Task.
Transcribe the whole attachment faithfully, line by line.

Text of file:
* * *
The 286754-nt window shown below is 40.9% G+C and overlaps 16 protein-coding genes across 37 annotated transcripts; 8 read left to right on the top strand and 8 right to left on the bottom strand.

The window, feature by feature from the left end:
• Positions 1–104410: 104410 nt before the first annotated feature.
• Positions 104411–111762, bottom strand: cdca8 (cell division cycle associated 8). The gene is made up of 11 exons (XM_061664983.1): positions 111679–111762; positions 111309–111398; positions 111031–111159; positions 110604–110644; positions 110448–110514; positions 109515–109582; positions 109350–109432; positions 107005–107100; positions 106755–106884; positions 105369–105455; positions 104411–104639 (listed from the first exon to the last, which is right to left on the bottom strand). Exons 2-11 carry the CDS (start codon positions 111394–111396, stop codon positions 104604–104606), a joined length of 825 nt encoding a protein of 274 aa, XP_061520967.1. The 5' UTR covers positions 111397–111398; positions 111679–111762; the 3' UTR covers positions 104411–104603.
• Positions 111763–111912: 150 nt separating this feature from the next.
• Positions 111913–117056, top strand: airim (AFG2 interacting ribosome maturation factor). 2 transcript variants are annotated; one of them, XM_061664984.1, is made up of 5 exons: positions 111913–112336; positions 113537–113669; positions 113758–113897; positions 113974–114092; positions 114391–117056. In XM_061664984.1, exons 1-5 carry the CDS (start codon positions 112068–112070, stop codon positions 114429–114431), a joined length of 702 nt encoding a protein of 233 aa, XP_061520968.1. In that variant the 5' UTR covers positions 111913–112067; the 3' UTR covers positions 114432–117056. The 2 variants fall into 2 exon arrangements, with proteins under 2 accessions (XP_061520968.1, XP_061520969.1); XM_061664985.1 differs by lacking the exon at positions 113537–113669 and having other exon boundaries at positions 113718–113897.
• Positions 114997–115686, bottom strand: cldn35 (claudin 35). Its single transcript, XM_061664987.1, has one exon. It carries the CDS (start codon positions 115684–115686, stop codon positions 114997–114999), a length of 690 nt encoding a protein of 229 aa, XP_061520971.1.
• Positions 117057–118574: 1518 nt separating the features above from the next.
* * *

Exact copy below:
The 286754-nt window shown below is 40.9% G+C and overlaps 16 protein-coding genes across 37 annotated transcripts; 8 read left to right on the top strand and 8 right to left on the bottom strand.

The window, feature by feature from the left end:
• Positions 1–104410: 104410 nt before the first annotated feature.
• Positions 104411–111762, bottom strand: cdca8 (cell division cycle associated 8). The gene is made up of 11 exons (XM_061664983.1): positions 111679–111762; positions 111309–111398; positions 111031–111159; positions 110604–110644; positions 110448–110514; positions 109515–109582; positions 109350–109432; positions 107005–107100; positions 106755–106884; positions 105369–105455; positions 104411–104639 (listed from the first exon to the last, which is right to left on the bottom strand). Exons 2-11 carry the CDS (start codon positions 111394–111396, stop codon positions 104604–104606), a joined length of 825 nt encoding a protein of 274 aa, XP_061520967.1. The 5' UTR covers positions 111397–111398; positions 111679–111762; the 3' UTR covers positions 104411–104603.
• Positions 111763–111912: 150 nt separating this feature from the next.
• Positions 111913–117056, top strand: airim (AFG2 interacting ribosome maturation factor). 2 transcript variants are annotated; one of them, XM_061664984.1, is made up of 5 exons: positions 111913–112336; positions 113537–113669; positions 113758–113897; positions 113974–114092; positions 114391–117056. In XM_061664984.1, exons 1-5 carry the CDS (start codon positions 112068–112070, stop codon positions 114429–114431), a joined length of 702 nt encoding a protein of 233 aa, XP_061520968.1. In that variant the 5' UTR covers positions 111913–112067; the 3' UTR covers positions 114432–117056. The 2 variants fall into 2 exon arrangements, with proteins under 2 accessions (XP_061520968.1, XP_061520969.1); XM_061664985.1 differs by lacking the exon at positions 113537–113669 and having other exon boundaries at positions 113718–113897.
• Positions 114997–115686, bottom strand: cldn35 (claudin 35). Its single transcript, XM_061664987.1, has one exon. It carries the CDS (start codon positions 115684–115686, stop codon positions 114997–114999), a length of 690 nt encoding a protein of 229 aa, XP_061520971.1.
• Positions 117057–118574: 1518 nt separating the features above from the next.